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Published on September 4, 2007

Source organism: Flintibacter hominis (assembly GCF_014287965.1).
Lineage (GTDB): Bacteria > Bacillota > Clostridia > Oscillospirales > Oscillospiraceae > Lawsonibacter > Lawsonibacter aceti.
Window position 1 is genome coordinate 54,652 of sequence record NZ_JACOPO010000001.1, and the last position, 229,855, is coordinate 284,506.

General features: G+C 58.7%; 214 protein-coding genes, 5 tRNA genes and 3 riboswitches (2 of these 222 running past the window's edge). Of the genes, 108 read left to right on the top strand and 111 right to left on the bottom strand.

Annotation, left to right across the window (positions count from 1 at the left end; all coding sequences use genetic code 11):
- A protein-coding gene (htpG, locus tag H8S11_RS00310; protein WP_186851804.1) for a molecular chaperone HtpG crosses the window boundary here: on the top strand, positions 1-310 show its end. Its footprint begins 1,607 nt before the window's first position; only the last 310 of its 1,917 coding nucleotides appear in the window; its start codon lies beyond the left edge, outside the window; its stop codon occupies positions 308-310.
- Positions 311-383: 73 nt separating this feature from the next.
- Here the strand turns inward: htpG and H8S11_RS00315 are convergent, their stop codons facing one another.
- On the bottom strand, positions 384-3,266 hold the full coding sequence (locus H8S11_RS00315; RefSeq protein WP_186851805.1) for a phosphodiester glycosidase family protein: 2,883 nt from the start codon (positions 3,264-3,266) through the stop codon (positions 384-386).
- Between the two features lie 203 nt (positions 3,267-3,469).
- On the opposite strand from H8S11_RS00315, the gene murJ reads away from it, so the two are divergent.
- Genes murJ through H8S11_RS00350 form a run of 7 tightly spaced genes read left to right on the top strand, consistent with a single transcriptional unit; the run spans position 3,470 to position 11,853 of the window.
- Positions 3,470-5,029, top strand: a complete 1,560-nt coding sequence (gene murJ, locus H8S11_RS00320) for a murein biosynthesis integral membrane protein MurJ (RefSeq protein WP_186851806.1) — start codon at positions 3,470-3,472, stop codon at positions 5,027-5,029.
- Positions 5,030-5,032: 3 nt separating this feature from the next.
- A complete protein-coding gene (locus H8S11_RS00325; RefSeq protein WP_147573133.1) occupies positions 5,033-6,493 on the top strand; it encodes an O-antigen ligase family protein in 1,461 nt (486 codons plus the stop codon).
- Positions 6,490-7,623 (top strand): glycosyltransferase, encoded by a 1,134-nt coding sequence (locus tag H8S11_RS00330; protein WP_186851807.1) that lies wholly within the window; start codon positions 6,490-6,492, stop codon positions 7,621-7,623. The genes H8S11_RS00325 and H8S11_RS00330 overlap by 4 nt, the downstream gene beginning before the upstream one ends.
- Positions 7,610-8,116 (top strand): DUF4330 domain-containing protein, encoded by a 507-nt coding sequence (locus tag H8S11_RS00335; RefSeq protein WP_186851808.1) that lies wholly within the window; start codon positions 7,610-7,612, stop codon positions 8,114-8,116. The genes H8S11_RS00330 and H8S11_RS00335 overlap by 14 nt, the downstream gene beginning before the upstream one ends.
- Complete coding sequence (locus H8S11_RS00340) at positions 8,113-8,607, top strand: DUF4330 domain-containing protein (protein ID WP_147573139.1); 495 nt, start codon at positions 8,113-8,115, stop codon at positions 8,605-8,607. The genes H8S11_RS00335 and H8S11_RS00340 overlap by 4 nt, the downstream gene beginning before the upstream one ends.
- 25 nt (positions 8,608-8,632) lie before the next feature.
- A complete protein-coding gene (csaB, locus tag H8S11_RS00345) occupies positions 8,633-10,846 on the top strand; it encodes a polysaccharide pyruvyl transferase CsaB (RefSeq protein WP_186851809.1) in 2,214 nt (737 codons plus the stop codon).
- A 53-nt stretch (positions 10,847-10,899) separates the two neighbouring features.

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Roads Go Ever Ever On:The Life of J.R.R. TolkienBy Sarah Thrower:  Roads Go Ever Ever On: The Life of J.R.R. Tolkien By Sarah Thrower Introduction:  Introduction 'Roads go ever ever on, Over rock and under tree, By caves where never sun has shone, By streams that never find the sea; Over snow by winter sown, And through the merry flowers of June, Over grass and over stone, And under mountains in the moon. ~Bilbo Baggins The Hobbit: Or There and Back Again Tolkien: The Author:  Tolkien: The Author 'J.R.R. Tolkien is one of the twentieth century’s best-loved writers. His books have been translated into more than thirty languages and have sold many millions of copies worldwide' (Houghton Mifflin). The Works of J.R.R. Tolkien:  The Works of J.R.R. Tolkien The Hobbit Leaf by Niggle Farmer Giles of Ham The Homecoming of Beorhtnoth The Lord of the Rings The Adventures of Tom Bombadil The Road Goes Ever On (with Donald Swann) Smith of Wootton Major Works Published Posthumously:  Works Published Posthumously Sir Gawain and the Green Knight, Pearl, and Sir Orfeo The Father Christmas Letters The Silmarillion Pictures by J.R.R. Tolkien Unfinished Tales The Letters of J.R.R. Tolkien Fin and Hengest Mr. Bliss The Monsters and the Critics andamp; Other Essays Roverandom The Tolkien Tour:  The Tolkien Tour Shown here is a map of Middle-Earth drawn by J.R.R. Tolkien. The Tolkien Tour:The Beginning:  The Tolkien Tour: The Beginning January 3rd, 1892 John Ronald Reuel Tolkien is born in Bloemfontien, South Africa to Arthur Reuel and Mabel (Suffield) Tolkien. The Tolkien Tour:His Youth in Birmingham:  The Tolkien Tour: His Youth in Birmingham At age eight, Tolkien’s father dies and his family move to the countryside outside of Birmingham. For four years the countryside inspires and moves him, thus his infatuation with nature begins. Soon after his mother dies. Tolkien and his siblings move to Birmingham to live with an aunt. Instead of green, fresh surroundings, Tolkien finds himself surrounded by smokestacks, factories, and other items which the Industrial Revolution influenced. All of which soon spread to the surrounding countryside. His love of nature and dislike of industry are thoroughly on display in Tolkien’s writings. For example, in The Lord of the Rings, Sam says, 'There’s some devilry at work in the Shire,' as the Mirror of Galadriel reveals to him an image of the countryside of the Shire covered in factories. The Tolkien Tour:His Youth in Birmingham:  The Tolkien Tour: His Youth in Birmingham The Sarehole Mill and the Moseley Bog are features in Birmingham which are thought to have inspired Tolkien in his writings of the Shire. The Tolkien Tour:His Youth in Birmingham:  The Tolkien Tour: His Youth in Birmingham Tolkien attends King Edward’s School in Birmingham at age nineteen and he and some friends create an informal fellowship which call themselves the Tea Club Barrovian Society (T.C.B.S.) which joins to discuss their love of literature. It is with his friends from the T.C.B.S that Tolkien first confesses his desire to write a great epic. His friends thoroughly encourage him. Tolkien also develops a fascination for languages and begins to invent his own. His elven languages which appear in his Middle-Earth sagas, Quenya, and Sindarin (spoken languages), and Tengwar, (alphabet-example given below) and Cirith (runes) are his most complete and well known languages. In the end, one Tolkien expert confirms that he invented fourteen languages, while others say there are as many as twenty-one! The Tolkien Tour:World War 1 :  The Tolkien Tour: World War 1 Tolkien first finishes his studies at Oxford then enlists in the British Army as second lieutenant in the Lancashire Fusiliers. Tolkien goes to France in 1916, and encounters action almost immediately at the Battle of the Somme (June-November 1916), which claims the lives of two of the T.C.B.S. members. After four months in the trenches Tolkien becomes ill with ‘trench fever’, a typhus like illness, which he can not shake off. In September of 1918 he finally returns to England from France. The Tolkien Tour:World War 1:  The Tolkien Tour: World War 1 By the end of the war in 1918, all of Tolkien’s close friends had died with the exception of one. Tolkien was only twenty-six years old. The Tolkien Tour:His Friendships:  The Tolkien Tour: His Friendships In 1926 Tolkien meets C.S. Lewis the future author of The Narnia Chronicles. 'Here are beauties which pierce like swords or burn like cold iron' is a famous critique from Lewis about Tolkien’s The Lord of the Rings. In the1930s Tolkien and Lewis found a club called The Inklings. The Tolkien Tour:The Inklings:  The Tolkien Tour: The Inklings Above: A plaque concerning The Inklings. Below: The Eagle and Child pub where The Inklings met every Tuesday morning. The Tolkien Tour:Oxford University:  The Tolkien Tour: Oxford University The Botanical Gardens It is rumored that this tree was Tolkien’s favorite tree to lounge by. The Tolkien Tour:Oxford University:  The Tolkien Tour: Oxford University Tolkien could often be seen reading by his favorite tree. The picture to the right, is a rather famous picture of Tolkien leaning on his tree. The Tolkien Tour:Oxford University:  The Tolkien Tour: Oxford University Part of the Bodleian Library Tolkien thought that this building, looked like Sauron's temple to the evil Morgoth on Nümenor which appeared in his book The Silmarillion. The Tolkien Tour:Oxford University:  The Tolkien Tour: Oxford University The Two Trees The trees were planted by the Tolkien Society and the Mythopoeic Society in Memory of Tolkien in 1992 on the one hundredth year anniversary of his birth. The trees are meant to represent The Two Trees of Valinor (one silver-Silpion, one gold, Laurelin) which appear in The Silmarillion. A memorial bench was placed nearby The Tolkien Tour: J.R.R.Tolkien’s Various Homes in Oxford:  The Tolkien Tour: J.R.R.Tolkien’s Various Homes in Oxford 50 St. Johns Street. 1918 – 1919 Tolkien lives here with his wife Edith while stationed in the military. Tolkien works on the Oxford English Dictionary with William Craigie. The Tolkien Tour: J.R.R.Tolkien’s Various Homes in Oxford:  The Tolkien Tour: J.R.R.Tolkien’s Various Homes in Oxford 1 Alfred Street. 1919 – 1921 Just around the corner from the previous house, Tolkien continues his work on the OED. He also finds work as a freelance tutor. The Tolkien Tour: J.R.R.Tolkien’s Various Homes in Oxford:  The Tolkien Tour: J.R.R.Tolkien’s Various Homes in Oxford 22 Northmoor Road. 1925 – 1930 Tolkien and his wife move to this house as he accepts the teaching position of Anglo-Saxon at Rawlinson and Bosworth Colleges. The Tolkien Tour: J.R.R.Tolkien’s Various Homes in Oxford:  The Tolkien Tour: J.R.R.Tolkien’s Various Homes in Oxford 20 Northmoor Road. 1930 – 1947 While grading papers at home Tolkien scribbles, '… and in a hole in the ground there lived a Hobbit.' This is marks the beginning of his novel called The Hobbit. The novel is not completed until 1937, and is originally intended for his children’s eyes only, until his friend C.S. Lewis encourages him to publish it. The Tolkien Tour: J.R.R.Tolkien’s Various Homes in Oxford:  The Tolkien Tour: J.R.R.Tolkien’s Various Homes in Oxford 3 Manor Road. 1947 – 1950 As his children begin to grow up and move out Tolkien, Edith and the remaining children move to this smaller home. The Tolkien Tour: J.R.R.Tolkien’s Various Homes in Oxford:  The Tolkien Tour: J.R.R.Tolkien’s Various Homes in Oxford 99 Holywell Street. 1950 – 1953 While Tolkien lives in this house, he offers the manuscript of The Lord of the Rings to the Collins Publishing House. The Tolkien Tour: J.R.R.Tolkien’s Various Homes in Oxford:  The Tolkien Tour: J.R.R.Tolkien’s Various Homes in Oxford 76 Sandfield Road. 1953 – 1968 This is the final house that his Tolkien family live in together in Oxford. While living here, all three volumes of the Lord of the Rings are published.  The Tolkien Tour: J.R.R.Tolkien’s Various Homes in Oxford:  The Tolkien Tour: J.R.R.Tolkien’s Various Homes in Oxford 21 Merton Street. 1973 Tolkien moves to this residence after the death of his wife Edith. This was formerly part of the Eastgate Hotel but was bought by Merton College as a dormitory. The Tolkien Tour: The End:  The Tolkien Tour: The End Tolkien died on September 2nd, 1973. He is buried beside his wife in the Wolvercote cemetery in Oxford. Their headstones read: Edith Mary Tolkien Luthien 1889-1971 John Ronald Reuel Tolkien Beren 1892-1973 The names Beren and Luthien refer to two star-crossed lovers in Tolkien’s story The Silmarillion. Miscellaneous Facts:  Miscellaneous Facts 'The languages Tolkien knew included: Ancient Greek, Latin, Gothic, Old Norse (Old Icelandic), Swedish, Norwegian, Danish, Anglo-Saxon (Old English), Middle English, German, Dutch, French, Spanish, Italian, Welsh, and Finnish' (Colbert 80). Tolkien designed Middle-Earth similarly to Europe. Although neither continent share identical geographical features (mountains, rivers, etc.), certain locations share similar geographical coordinates such as Hobbiton to Oxford as well as Gondor to Italy. Tolkien had four children and all of them were named after him as their middle names were all Reuel. It took him 60 years to write the book, The Silmarillion. Memorable Quotes:  Memorable Quotes 'I cordially dislike allegory in all its manifestations, and always have done since I grew old and wary enough to detect its presence.' 'I am in fact a Hobbit, in all but size.' 'He that breaks a thing to find out what it is has left the path of wisdom.' 'Little by little, one travels far.' Conclusion:  Conclusion 'Roads go ever ever on Under cloud and under star, Yet feet that wandering have gone Turn at last to home afar. Eyes that fire and sword have seen And horror in the halls of stone Look at last on meadows green And trees and hills they long have known.' ~Bilbo Baggins The Hobbit: Or There and Back Again Acknowledgements Hypertext Internet Sources and Brief Information of Book Sources:  Acknowledgements Hypertext Internet Sources and Brief Information of Book Sources Tolkien Seal courtesy of: J.R.R. Tolkien Oxford. (Image URL) Roads poem part 1 courtesy of: The Hobbit: Or There and Back Again Houghton Mifflin quote courtesy of: The Fellowship of the Ring, Being Part One of The Lord of the Rings Published Works List courtesy of: The Fellowship of the Ring, being part one of The Lord of the Rings Tolkien’s Map of Middle-Earth courtesy of Middle-Earth Tours (Image URL) Image of J.R.R. Tolkien courtesy of: J.R.R. Tolkien in Oxford (Image URL) Acknowledgements Hypertext Internet Sources and Brief Information of Book Sources:  Acknowledgements Hypertext Internet Sources and Brief Information of Book Sources Sam Quote courtesy of: The Fellowship of the Ring, Being Part One of The Lord of the Rings Birmingham features images courtesy of: The BBC Online (Mill URL, Bog URL) Tengwar example courtesy of: Tengwar Translator of BobbyCarroll.com WW1 information courtesy of: Public Records Office War image of J.R.R. Tolkien courtesy of: FTLComm (Image URL) C.S. Lewis quote courtesy of: Amazon.com C.S. Lewis image courtesy of: The Pleasure of Reading and Collecting Books (Image URL) Acknowledgements Hypertext Internet Sources and Brief Information of Book Sources:  Acknowledgements Hypertext Internet Sources and Brief Information of Book Sources The Inklings images and information courtesy of: The Catholic Education Resource Center (Pub URL), TheOneRing.net (Plaque URL) and J.R.R. Tolkien: Creator of Languages and Legends Information of Tolkien’s favorite places at Oxford University courtesy of: Taruithorn, The Oxford Tolkien Society Image of favorite tree courtesy of: Taruithorn, The Oxford Tolkien Society (Image URL) Image of Tolkien by the tree courtesy of: BookReporter.com (Image URL) Image of Bodelian Library courtesy of: Taruithorn, The Oxford Tolkien Society (Image URL) Image of the Two Trees courtesy of: Taruithorn, The Oxford Tolkien Society (Image URL) Acknowledgements Hypertext Internet Sources and Brief Information of Book Sources:  Acknowledgements Hypertext Internet Sources and Brief Information of Book Sources Images of Tolkien’s homes in Oxford courtesy of: J.R.R. Tolkien in Oxford (St. Johns Street URL, Alfred Street URL, 22 Northmoor URL, 20 Northmoor URL, 3 Manor URL, 99 Holywell URL, 76 Sandfield URL, 21 Merton URL) Image of Tolkien’s Grave courtesy of:: J.R.R. Tolkien in Oxford (Image URL) Miscellaneous Facts courtesy of: The Magical Worlds of The Lord of the Rings: The Amazing Myths, Legends, and Facts Behind the Masterpiece, Eleven Facts About J.R.R. Tolkien by Jack Troshynski Tolkien quotes courtesy of: J.R.R. Tolkien in Oxford, The Quotations Page, The Concise Columbia Dictionary of Quotations, EnglishScholar.com Roads poem part 2 courtesy of: The Hobbit: Or There and Back Again AcknowledgementsComplete Information of Book Sources:  Acknowledgements Complete Information of Book Sources Andrews, Robert. 'Curiosity.' The Concise Columbia Dictionary of Quotations. New York: Columbia University Press, 1992. 68. Colbert, David. The Magical Worlds of The Lord of the Rings: The Amazing Myths, Legends, and Facts Behind the Masterpiece. New York: Berkley Books, 2002. 80, 93, 94. Lynch, Doris. J.R.R. Tolkien: Creator of Languages and Legends. Franklin Watts ed. A division of Scholastic Inc; New York: 2003. 86-87. Tolkien, J.R.R.. The Fellowship of the Ring, being the first part of The Lord of the Rings. Boston: Houghton Mifflin Company, 1994. 353. Tolkien, J.R.R.. The Hobbit: Or There and Back Again. Boston: Houghton Mifflin Company, 1996. 325-26.